by Eric Stashin (aka The Rotoprofessor)
Outfield certainly isn’t a shallow position, but that doesn’t mean that it also isn’t littered with question marks as well. Who are the best options as we head into 2014? Who comes in a little lower than expected? Let’s take a look as we kick off our outfield rankings:
- Mike Trout – Los Angeles Angels
- Andrew McCutchen – Pittsburgh Pirates
- Ryan Braun – Milwaukee Brewers
- Carlos Gonzalez – Colorado Rockies
- Jay Bruce – Cincinnati Reds
- Bryce Harper – Washington Nationals
- Adam Jones – Baltimore Orioles
- Matt Holliday – St. Louis Cardinals
- Giancarlo Stanton – Miami Marlins
- Carlos Gomez – Milwaukee Brewers
- Justin Upton – Atlanta Braves
- Jacoby Ellsbury – New York Yankees
- Yasiel Puig – Los Angeles Dodgers
- Hunter Pence – San Francisco Giants
- Alex Rios – Texas Rangers
- The most controversial name on this list may be Ryan Braun, who certainly brings with him significant unknown. We’ll talk about him in great detail in the near future, but even with the doubt I still believe that he’s a viable first round option. As long as he can still hit around 27 HR, there’s going to be more than enough production to justify the pick given his potential across the board.
- Jay Bruce as a Top 5 option? Power is becoming hard to find, and Bruce has proven that he can produce in that regard (30+ HR for three straight seasons). He also should improve on last season’s strikeout rate (26.5% vs. 24.0% for his career) and has line drive rates above 20% in three of the past four seasons. In other words, while he has struggled with his average in the past (.252 in ’12), a lot of that is courtesy of a poor BABIP (.283). The makeup is there to hit at least .270, which with his power would place him among the elite in the game.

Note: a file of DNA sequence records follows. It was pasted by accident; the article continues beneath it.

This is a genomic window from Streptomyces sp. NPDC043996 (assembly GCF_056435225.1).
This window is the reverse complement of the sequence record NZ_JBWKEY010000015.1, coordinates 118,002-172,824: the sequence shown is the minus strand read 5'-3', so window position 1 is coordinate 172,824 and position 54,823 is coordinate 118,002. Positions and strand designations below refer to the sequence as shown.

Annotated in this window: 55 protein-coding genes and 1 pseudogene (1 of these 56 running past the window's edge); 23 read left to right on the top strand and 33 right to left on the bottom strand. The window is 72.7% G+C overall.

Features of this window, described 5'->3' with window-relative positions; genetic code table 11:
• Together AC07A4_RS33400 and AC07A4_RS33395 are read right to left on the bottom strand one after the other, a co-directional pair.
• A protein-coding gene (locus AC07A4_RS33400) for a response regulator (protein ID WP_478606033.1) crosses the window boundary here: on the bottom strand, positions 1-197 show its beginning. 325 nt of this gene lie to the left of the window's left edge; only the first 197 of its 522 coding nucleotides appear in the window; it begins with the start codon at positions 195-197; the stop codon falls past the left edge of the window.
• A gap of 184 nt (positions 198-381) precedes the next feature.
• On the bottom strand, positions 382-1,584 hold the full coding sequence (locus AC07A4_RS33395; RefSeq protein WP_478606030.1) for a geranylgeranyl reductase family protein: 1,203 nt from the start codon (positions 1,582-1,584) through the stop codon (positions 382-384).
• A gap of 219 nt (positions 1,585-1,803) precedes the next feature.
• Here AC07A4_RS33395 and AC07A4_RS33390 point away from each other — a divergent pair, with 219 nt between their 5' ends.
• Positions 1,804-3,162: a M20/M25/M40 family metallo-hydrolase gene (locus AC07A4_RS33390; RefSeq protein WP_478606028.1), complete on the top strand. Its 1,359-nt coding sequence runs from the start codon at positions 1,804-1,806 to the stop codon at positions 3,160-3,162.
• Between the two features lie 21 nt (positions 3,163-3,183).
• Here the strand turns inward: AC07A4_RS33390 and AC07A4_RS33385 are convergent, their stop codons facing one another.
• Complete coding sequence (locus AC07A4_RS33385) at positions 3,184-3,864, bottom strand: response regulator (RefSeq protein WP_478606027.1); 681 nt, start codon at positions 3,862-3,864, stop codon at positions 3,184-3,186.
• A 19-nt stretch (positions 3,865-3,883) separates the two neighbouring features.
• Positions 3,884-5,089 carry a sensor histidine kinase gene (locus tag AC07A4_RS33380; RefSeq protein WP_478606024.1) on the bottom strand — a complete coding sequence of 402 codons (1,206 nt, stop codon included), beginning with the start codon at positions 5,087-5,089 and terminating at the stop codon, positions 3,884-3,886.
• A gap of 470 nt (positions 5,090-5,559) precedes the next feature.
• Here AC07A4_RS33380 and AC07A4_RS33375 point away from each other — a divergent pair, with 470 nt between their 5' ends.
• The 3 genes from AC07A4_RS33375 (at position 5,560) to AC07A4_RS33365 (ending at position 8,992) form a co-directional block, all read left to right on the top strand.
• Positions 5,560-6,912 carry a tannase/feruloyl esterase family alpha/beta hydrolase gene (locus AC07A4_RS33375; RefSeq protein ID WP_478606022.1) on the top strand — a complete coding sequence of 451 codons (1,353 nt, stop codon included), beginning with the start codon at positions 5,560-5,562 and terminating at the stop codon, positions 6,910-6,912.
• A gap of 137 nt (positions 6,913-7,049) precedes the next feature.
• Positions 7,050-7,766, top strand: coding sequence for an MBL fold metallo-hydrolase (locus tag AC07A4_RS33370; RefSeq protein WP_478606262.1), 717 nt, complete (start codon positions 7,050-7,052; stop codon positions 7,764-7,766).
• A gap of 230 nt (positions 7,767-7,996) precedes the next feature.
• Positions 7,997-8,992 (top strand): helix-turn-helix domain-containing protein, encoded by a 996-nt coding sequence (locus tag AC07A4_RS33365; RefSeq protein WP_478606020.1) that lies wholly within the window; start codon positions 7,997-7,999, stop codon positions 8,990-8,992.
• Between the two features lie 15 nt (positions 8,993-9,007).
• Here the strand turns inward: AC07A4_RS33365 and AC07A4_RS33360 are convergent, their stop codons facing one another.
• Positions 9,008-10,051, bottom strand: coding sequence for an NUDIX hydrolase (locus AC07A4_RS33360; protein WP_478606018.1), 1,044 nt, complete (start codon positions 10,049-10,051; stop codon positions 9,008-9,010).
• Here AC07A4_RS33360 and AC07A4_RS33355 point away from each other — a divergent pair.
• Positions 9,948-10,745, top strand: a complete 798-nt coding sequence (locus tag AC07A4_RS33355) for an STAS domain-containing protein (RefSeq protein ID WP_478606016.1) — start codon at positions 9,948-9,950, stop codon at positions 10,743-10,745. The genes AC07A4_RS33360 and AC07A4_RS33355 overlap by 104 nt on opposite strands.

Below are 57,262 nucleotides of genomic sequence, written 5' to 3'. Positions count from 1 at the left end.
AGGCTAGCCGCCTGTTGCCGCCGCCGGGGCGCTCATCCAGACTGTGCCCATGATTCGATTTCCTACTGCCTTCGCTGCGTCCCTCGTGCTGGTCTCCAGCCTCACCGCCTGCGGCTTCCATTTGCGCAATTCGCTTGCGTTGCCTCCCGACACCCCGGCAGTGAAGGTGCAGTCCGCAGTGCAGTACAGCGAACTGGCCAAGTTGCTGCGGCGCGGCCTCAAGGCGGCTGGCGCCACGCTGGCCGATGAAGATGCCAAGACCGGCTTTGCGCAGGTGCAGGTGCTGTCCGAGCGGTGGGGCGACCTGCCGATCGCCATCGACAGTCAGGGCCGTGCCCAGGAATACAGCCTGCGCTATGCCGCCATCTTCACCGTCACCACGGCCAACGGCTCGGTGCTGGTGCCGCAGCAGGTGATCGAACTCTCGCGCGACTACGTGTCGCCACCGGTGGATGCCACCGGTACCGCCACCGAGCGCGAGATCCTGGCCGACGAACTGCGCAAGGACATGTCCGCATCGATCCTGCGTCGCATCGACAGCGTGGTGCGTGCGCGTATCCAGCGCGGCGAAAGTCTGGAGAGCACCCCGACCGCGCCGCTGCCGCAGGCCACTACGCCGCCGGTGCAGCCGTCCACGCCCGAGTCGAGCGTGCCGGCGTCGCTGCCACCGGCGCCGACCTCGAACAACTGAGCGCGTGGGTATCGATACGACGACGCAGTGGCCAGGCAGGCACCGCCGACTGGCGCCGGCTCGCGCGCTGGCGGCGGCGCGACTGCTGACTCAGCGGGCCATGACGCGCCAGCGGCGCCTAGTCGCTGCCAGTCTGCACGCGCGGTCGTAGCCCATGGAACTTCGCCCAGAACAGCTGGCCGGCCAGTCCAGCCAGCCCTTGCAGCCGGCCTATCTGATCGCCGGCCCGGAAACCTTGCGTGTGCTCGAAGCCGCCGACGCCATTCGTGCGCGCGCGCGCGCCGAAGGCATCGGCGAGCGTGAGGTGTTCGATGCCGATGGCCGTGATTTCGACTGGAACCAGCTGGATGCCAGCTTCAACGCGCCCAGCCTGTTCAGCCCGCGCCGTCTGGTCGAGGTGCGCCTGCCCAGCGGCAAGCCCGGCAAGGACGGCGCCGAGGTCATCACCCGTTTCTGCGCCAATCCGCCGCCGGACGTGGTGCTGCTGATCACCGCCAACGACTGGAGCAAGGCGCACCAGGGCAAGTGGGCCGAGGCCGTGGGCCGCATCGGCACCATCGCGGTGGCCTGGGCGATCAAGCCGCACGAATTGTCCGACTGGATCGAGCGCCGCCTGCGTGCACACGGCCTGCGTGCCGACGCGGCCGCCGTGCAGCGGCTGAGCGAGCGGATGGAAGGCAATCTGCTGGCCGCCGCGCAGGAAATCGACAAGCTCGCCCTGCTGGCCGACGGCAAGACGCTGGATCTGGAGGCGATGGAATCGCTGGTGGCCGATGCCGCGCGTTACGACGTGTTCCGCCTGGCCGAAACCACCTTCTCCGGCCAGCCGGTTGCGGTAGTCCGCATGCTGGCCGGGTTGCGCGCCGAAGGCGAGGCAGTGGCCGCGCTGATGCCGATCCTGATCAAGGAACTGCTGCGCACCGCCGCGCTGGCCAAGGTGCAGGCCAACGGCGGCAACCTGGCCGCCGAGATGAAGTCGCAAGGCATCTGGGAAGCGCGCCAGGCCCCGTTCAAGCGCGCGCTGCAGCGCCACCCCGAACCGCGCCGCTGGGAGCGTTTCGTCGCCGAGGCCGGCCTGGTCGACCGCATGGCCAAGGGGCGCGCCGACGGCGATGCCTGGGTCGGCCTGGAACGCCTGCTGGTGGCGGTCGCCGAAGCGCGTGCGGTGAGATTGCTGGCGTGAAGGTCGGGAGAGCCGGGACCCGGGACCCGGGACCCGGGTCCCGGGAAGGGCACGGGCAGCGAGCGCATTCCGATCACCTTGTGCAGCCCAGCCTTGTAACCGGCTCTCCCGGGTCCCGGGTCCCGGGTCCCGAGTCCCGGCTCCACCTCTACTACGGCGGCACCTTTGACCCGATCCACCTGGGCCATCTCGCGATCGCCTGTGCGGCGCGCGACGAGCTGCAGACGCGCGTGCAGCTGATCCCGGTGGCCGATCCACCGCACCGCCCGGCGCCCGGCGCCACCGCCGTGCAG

- On Monday I discussed why I didn’t expect to own Yasiel Puig in any of my leagues this season. To find out why, click here.
- Do you believe that Carlos Gomez can maintain his production from 2013 (.284, 24 HR, 40 SB)? I certainly do and view him as one of the best options in the league in the outfield. To find out why I’m buying into him, click here.
- Matt Holliday may not be a sexy name on draft day, but there is something to be said about consistency. He always hits at least 22 HR (and generally is in the 25-28 range). He almost always picks up 90+ RBI (with 100 realistic). He’s scored at least 94 runs in seven of the past eight seasons. He’s a career .311 hitter. Don’t overlook him.
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Make sure to check out all of our 2014 rankings: